LSE Library holds the archive and newsletters of the Commonwealth Countries League. Curator Gillian Murphy explores its founding and some of the people and topics that were covered at its conferences in the 1930s.

The British Commonwealth League was founded in 1925 to promote equality of liberties, status and opportunities between men and women in Commonwealth countries as depicted in this book plate found in a volume of its conference reports. The organisation is still active today as the Commonwealth Countries League.

A book plate from British Commonwealth conference reports volume. Credit: LSE Library

A book plate from British Commonwealth conference reports volume. Credit: LSE Library

Many prominent members of the British Commonwealth League had been very active in the women’s suffrage campaign in England – Margery Corbett Ashby, Alice Hemming, Margery Chave Collison and Myra Sadd Brown – and they were also interested in campaigning for women’s suffrage and equality in the Commonwealth. The League also dealt with issues of citizenship, educational opportunities, lobbying for influence with the understanding that women would be represented at the political level throughout the Commonwealth. This is still at the heart of the mission of the League today.

The League’s conference reports include evidence of day to day activities of affiliated organisations which show Black presence in Britain. The theme of the June conference in 1932 was ‘Marriage from the imperial standpoint – The civil rights of married women inter-racial unions’. One of the speakers was Harold Moody, a Jamaican-born doctor who studied medicine at King’s College London. After being refused work because he was black, he started his own practice in Peckham, south-east London, in February 1932. He had formed the League of Coloured Peoples which was concerned with racial equality and civil rights in Britain and around the world. He made some stark observations about British society at the conference:

“Now you dear English folk are such a bundle of inconsistencies and contradictions that you are a source of merriment to us more logical and consistent coloured people. If I happen to be wealthy and in a position to spend a lot of money, then I may marry your daughter. If in addition to my wealth, I add the fact that I am either a prince or someone in exalted position, then you will practically throw your daughters at me, without any enquiry into my character. If I happen to be a poor student who has won his way by character and merit, then you will admire me, you will allow me to visit your home, take out your daughter and give me every freedom but if I should suggest that your daughter and I are compatibles and would like to spend our future lives together then you are immediately up in arms. Do please remember that our objective in coming here is not to get married. We come to get equipment for our life’s work and to drink in some of your culture and it is more than we dare do to risk our chances of attaining our goal…”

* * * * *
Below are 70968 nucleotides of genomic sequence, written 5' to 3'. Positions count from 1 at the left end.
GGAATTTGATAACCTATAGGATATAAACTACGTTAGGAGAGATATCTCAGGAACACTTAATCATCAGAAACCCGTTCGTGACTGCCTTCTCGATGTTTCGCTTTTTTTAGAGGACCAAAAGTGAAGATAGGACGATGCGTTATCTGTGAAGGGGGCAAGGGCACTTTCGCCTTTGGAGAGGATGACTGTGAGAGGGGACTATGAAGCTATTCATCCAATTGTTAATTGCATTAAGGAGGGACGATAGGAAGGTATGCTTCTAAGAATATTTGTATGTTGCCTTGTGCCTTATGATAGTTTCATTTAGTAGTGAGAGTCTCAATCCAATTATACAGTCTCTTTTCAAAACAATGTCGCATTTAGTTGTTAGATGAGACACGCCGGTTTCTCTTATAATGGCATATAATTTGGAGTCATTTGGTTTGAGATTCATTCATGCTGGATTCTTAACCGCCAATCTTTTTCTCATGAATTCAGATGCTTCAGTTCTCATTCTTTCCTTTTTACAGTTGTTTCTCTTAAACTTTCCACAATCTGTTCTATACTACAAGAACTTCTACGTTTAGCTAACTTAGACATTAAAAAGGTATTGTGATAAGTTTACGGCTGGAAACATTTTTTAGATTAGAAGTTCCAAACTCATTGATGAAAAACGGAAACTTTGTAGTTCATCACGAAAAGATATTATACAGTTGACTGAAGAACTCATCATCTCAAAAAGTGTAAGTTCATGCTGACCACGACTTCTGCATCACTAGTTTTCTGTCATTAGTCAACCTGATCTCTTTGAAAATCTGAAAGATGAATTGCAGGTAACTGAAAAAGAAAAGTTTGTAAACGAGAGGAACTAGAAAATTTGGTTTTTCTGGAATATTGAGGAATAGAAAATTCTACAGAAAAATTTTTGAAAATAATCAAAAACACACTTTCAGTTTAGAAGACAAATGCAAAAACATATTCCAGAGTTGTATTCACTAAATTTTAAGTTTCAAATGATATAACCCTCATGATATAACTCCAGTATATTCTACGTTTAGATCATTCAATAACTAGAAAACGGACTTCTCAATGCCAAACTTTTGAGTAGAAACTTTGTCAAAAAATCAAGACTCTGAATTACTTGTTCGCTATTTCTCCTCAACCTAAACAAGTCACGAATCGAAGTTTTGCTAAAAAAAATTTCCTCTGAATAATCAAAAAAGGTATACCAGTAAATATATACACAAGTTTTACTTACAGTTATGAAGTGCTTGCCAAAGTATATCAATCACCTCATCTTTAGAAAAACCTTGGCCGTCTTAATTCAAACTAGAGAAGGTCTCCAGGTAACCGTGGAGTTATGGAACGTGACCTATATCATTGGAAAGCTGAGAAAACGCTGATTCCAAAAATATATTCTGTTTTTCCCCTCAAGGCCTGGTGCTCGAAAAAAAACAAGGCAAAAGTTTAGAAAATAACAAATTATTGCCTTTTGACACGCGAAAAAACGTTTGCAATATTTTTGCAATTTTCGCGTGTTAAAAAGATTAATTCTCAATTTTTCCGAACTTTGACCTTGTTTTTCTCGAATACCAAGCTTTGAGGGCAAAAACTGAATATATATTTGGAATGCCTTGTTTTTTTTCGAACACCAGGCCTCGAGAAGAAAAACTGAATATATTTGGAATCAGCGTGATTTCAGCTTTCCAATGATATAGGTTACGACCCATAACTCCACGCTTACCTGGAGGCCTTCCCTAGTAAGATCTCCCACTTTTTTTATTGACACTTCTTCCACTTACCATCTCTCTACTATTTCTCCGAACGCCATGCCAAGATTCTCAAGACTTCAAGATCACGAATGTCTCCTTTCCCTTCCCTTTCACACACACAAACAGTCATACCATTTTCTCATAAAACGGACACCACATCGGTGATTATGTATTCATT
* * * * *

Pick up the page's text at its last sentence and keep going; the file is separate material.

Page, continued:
In the following year, the theme of the conference was ‘The mother of today within the British Commonwealth – rights of the native mother’. Audrey Jeffers, a Trinidadian social worker who became the first female member of the Legislative Council of Trinidad and Tobago, spoke about the difficulty of the phrase ‘native mother’ as it held no significance for mothers in the West Indies as there were many ethnic groups and none were ‘native’.

In 1934, the theme of the conference was ‘Woman, work and pay within the British Commonwealth’ and Una Marson, a Jamaican feminist, activist and writer, talked about qualified black nurses wanting to work in hospitals in England but were rejected because of their skin colour. She appealed to the British Commonwealth League to take up this matter. Jomo Kenyatta, a Kenyan anti-colonial activist who was a student at LSE and became the first President of Kenya, spoke about the psychological colour bar in various parts of Africa. He mentioned that in Kenya, an African doctor or any other educated African who was given little privilege on the ground of his education, was spoken of as a “black European” and people were expected to address him in that way “so that he should not think he had the same kind of mind as white people had!”

The Commonwealth Countries League archive and conference reports are available at LSE Library.

Contributed by Gillian Murphy (Curator, LSE Library)

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